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This is the third installment to my reply to Ajit's (3741). It focuses on
the role of the key variable m in Marx's theory, the "money new-value
produced per hour of labor". As discussed in my last post, m is the key
variable in Marx's theory that was completely missing in the standard
interpretation and that Duncan's work has brought to light.
Ajit argues that m is completely arbitrary in my interpretation; it could
be anything, which means that new-value and surplus-value also could be
I don't think so. m is not arbitrary. Marx's labor theory of value, as I
understand it, assumes that, in a given period of time in the real
capitalist economy, each hour of average social labor produces a certain
amount (say, m) of money new-value (or money value added). Even though we
don't know what m is (i.e. we can't observe m), and even though we cannot
explain what determines m, the theory assumes nonetheless there is an
actual, unique m in the real capitalist economy. And it is this actual,
unique m that is taken as given in the determination of the total
new-value produced in this period. Therefore, m is not arbitrary; m
cannot be anything; we are not building abstract models here, where we are
picking numbers from a hat that have no relation to the real capitalist
economy. Instead, m is taken to be equal to the actual m that is assumed
to exist in the real capitalist economy. The value of m comes from
reality, not from a hypothetical model.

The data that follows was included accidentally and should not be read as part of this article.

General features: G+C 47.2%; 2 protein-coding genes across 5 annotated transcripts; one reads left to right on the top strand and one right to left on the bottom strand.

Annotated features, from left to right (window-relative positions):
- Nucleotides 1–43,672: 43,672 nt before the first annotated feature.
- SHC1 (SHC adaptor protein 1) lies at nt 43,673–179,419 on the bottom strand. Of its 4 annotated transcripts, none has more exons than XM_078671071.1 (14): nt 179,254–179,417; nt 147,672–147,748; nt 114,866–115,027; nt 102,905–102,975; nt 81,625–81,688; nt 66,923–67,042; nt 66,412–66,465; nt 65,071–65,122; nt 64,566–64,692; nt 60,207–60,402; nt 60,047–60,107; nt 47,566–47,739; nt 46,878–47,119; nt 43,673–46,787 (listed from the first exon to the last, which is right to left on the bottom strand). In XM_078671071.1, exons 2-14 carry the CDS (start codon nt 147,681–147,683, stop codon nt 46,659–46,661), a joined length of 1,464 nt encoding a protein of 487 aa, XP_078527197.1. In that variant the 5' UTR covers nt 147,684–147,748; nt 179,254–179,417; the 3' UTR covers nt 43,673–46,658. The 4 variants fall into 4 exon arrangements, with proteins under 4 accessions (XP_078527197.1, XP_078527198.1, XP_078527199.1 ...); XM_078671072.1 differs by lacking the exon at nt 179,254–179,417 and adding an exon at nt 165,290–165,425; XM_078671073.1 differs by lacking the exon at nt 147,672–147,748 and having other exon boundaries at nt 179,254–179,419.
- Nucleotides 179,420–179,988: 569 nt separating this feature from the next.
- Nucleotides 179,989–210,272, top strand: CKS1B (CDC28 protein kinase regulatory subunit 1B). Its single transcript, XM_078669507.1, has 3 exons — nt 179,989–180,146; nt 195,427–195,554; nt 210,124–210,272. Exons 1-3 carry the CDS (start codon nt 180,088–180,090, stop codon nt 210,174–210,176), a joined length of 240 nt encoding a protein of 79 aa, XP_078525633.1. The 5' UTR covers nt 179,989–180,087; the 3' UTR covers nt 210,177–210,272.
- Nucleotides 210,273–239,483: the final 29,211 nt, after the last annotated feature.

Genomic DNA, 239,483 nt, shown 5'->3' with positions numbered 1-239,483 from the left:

As Duncan has argued in (3761) (and elsewhere), the unique value of m in a
given period must be equal to NV / L, i.e. to the ratio of the money
new-value produced in this period to the average social labor performed
during this period. This does not mean that m is determined by NV / L.
It only means that m has this unique value. We don't know what
determines m. But whatever determines m, and whatever the value of m, if
it is assumed that NV = m L, then m must be equal to NV / L, and cannot by
assumption be equal to anything else.
Now, let's take a quick look at how Marx determined m in Capital.
Throughout Capital, Marx assumed that m is equal to the inverse
of the labor-time required to produce a unit of gold, or the amount of
gold produced per hour of average social labor, which he took as
given. In Chapter 3 of Volume 1, Marx said: "Henceforth we shall assume
the value of gold as a GIVEN factor, as in fact we take it at the moment
when we estimate the price of a commodity." (p. 314) In Chapter 7, Marx
derived his numerical example of m (0.5 shillings per hour) from gold
production. On the assumption that it takes two hours of labor to produce
an amount of gold equal to one shilling, each hour of gold labor produces
0.5 shillings worth of gold, so that m in all industries (e.g. cotton
yarn) is equal to 0.5 shillings per hour. And so on.
So far as I know, Marx never discussed any modification to this
determination of m at more concrete levels. But gold production is also
usually capitalist production. Therefore, the rate of profit in the gold
industry should tend to be equalized with the average rate of profit in